I returned to the Sudan in February principally to see how conditions had changed since 2004 when I was last in Darfur. After travelling to southern Sudan, I visited Al Fashir, Nyala and Gereida in North and South Darfur. I met with local authorities, rebel commanders and tribal and community leaders. I was greatly disturbed by how volatile the security situation had become in many areas. I was even more concerned by the terrible suffering of the civilian population throughout the region. And I was frustrated to see the difficulties the ICRC and other humanitarian agencies are facing while trying to provide help. These were concerns I shared with all those I met on the spot and with government ministers and others u pon my return to Khartoum.

The primary responsibility for protecting the population lies with a country's government. But in times of armed conflict International Humanitarian Law obligates all parties to respect its rules. Each party must in particular distinguish between the civilian population and combatants, and no party may ever directly or indiscriminately attack civilians. Destroying, damaging or looting objects indispensable to the survival of the civilian population – such as food, crops and livestock – is equally prohibited. 

This was the message I passed to all my interlocutors during my visit. I also made it clear to them that the ICRC's continued presence on the ground is not unconditional, and that security assurances, once given, must be honoured by all sides.

Back now from Darfur, I am reminded of one displaced woman's story I was told about in Gereida – we'll call her Aisha. She stands as an example of so many women's courage and tenacity in the face of adversity.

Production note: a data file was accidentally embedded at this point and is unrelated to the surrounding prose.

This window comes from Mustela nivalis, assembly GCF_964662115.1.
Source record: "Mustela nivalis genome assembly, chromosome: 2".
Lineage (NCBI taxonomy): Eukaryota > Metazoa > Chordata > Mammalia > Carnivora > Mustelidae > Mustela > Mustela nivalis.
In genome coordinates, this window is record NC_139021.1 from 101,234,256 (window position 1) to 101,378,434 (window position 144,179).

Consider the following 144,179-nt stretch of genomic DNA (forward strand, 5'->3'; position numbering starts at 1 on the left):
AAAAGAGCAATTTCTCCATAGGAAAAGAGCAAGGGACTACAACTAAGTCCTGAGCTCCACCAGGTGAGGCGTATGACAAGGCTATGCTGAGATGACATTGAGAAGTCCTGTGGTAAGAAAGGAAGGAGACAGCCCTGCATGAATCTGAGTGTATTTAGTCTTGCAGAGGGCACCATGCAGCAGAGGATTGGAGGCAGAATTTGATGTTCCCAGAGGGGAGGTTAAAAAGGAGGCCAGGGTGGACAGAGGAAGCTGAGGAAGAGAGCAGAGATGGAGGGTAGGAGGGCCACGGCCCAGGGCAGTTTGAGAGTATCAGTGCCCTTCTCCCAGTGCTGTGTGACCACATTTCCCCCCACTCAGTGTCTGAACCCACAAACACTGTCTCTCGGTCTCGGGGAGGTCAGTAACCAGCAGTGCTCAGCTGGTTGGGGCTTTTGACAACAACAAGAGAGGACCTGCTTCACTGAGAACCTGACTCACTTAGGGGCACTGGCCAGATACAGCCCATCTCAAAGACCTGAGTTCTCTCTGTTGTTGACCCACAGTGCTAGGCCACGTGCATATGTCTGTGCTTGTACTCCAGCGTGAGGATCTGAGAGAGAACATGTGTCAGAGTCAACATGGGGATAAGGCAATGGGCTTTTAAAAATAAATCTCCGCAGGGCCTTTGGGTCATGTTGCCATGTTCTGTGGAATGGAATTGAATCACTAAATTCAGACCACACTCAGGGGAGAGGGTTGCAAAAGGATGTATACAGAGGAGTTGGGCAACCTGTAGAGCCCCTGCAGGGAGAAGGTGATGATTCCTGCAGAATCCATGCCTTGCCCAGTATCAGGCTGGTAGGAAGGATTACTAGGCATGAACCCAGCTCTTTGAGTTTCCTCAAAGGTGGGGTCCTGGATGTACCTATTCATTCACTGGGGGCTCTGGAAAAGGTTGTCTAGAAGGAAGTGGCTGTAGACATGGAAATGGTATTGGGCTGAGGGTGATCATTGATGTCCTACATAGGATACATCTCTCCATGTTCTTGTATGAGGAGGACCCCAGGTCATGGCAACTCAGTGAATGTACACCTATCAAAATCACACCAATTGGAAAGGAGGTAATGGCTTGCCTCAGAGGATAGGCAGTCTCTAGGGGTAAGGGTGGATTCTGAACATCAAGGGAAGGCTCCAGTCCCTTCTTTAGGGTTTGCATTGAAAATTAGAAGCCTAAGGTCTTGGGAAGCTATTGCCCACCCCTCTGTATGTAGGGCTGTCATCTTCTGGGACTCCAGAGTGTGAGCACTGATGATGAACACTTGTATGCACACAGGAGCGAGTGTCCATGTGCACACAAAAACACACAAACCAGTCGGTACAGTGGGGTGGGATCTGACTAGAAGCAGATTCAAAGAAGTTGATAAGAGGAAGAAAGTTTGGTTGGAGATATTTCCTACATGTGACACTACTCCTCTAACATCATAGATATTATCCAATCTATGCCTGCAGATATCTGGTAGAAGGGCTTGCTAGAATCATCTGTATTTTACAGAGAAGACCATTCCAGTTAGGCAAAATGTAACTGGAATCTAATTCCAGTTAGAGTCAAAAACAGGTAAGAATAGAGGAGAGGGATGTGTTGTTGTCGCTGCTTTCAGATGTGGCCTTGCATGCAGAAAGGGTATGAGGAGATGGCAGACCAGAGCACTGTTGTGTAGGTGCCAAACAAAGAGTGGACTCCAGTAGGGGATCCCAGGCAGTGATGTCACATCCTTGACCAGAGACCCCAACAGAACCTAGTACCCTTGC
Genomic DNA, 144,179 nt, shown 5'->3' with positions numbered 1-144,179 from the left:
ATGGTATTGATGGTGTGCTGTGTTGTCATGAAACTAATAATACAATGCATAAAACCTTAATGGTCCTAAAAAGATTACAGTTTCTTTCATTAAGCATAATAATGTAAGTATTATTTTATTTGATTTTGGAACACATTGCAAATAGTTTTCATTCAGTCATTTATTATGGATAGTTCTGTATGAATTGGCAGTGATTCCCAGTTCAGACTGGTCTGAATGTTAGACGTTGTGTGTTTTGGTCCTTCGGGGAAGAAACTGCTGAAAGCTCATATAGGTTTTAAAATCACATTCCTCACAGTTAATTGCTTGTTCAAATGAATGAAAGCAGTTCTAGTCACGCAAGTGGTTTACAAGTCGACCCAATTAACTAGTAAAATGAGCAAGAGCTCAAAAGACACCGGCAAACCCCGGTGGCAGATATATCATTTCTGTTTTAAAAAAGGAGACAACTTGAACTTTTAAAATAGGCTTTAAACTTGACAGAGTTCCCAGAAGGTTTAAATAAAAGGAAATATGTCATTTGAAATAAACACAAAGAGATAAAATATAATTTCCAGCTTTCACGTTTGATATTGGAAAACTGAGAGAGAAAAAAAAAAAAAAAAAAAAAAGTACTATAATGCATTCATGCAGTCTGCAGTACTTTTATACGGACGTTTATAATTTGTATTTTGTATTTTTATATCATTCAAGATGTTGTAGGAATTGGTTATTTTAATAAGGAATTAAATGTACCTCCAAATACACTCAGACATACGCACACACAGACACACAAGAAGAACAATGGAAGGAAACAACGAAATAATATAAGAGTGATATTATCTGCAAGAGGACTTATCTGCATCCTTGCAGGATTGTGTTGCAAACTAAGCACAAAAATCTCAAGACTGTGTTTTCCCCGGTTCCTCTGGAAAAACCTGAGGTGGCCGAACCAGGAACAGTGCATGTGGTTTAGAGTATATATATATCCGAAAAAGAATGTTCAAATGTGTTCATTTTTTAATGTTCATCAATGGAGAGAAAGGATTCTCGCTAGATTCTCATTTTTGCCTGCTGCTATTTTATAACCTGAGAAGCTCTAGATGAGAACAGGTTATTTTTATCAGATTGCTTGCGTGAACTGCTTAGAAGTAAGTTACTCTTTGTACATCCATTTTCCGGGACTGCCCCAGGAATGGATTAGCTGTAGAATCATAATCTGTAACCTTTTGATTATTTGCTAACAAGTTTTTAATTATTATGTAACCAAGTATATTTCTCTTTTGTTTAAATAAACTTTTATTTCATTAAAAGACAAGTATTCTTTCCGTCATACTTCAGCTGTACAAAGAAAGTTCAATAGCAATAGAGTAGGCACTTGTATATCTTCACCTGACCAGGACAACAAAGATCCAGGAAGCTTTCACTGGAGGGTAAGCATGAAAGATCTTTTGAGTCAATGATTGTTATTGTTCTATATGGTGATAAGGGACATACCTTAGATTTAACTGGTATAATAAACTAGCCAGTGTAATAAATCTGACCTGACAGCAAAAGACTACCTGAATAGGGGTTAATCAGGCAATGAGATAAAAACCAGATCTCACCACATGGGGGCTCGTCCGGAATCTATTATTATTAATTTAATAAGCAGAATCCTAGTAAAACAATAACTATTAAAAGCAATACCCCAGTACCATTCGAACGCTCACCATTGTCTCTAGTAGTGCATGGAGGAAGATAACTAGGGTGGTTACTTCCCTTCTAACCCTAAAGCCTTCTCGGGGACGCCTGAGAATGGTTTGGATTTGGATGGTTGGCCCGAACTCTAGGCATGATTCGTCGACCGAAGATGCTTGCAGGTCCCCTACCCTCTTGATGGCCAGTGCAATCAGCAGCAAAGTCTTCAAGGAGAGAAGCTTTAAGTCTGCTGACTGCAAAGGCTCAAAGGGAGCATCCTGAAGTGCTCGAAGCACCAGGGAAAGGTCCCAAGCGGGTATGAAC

When Aisha fled to the camp with her family in 2004 following an attack on her village she lost everything she had. During the days that followed she had to forage for food, borrow cooking pots from her neighbours, and make do without a latrine or water to wash until the aid agencies came to her rescue. All she had kept by that time was her will to survive.

Today, she has adapted to life in the camp. One of her most useful possessions is a jerry can in which she can store water for washing and cooking. She has even come to think of her sagging, plastic-covered shelter as " home " . She has a new baby to care for.

Like many other women she has assumed responsibilities she never had before. She manages her household's resources, fetches the monthly food rations and sells part o f them to get money for other necessities. She has found herself a small job advising other women on how to keep their children healthy. Her improved economic stability means she no longer has to venture beyond the relative security of the camp perimeter to gather grass or firewood. Others are not so lucky.

When she or her children get sick she crosses the dusty camp to the ICRC's primary health care clinic which offers both preventive and curative care. Besides providing advice on treatments for women who have suffered violent attacks, there are regular immunization campaigns, outpatient consultations and other services.

The nearby feeding centre, besides caring for both moderately and severely undernourished children, offers women health education and promotes breast feeding.

What Aisha and her family lack most today are no longer the basic necessities of life, but security. Without that, there is little hope that they will ever return home to their village. In order to guarantee that security, all parties to the conflict must fully respect the rules and norms of International Humanitarian Law. Presently, violations are still being committed on all sides. It is high time that they stop. There is talk about peace processes and political solutions which may or not be found soon; regardless of this, while the armed conflict continues, the rules of International Humanitarian Law must be respected by all.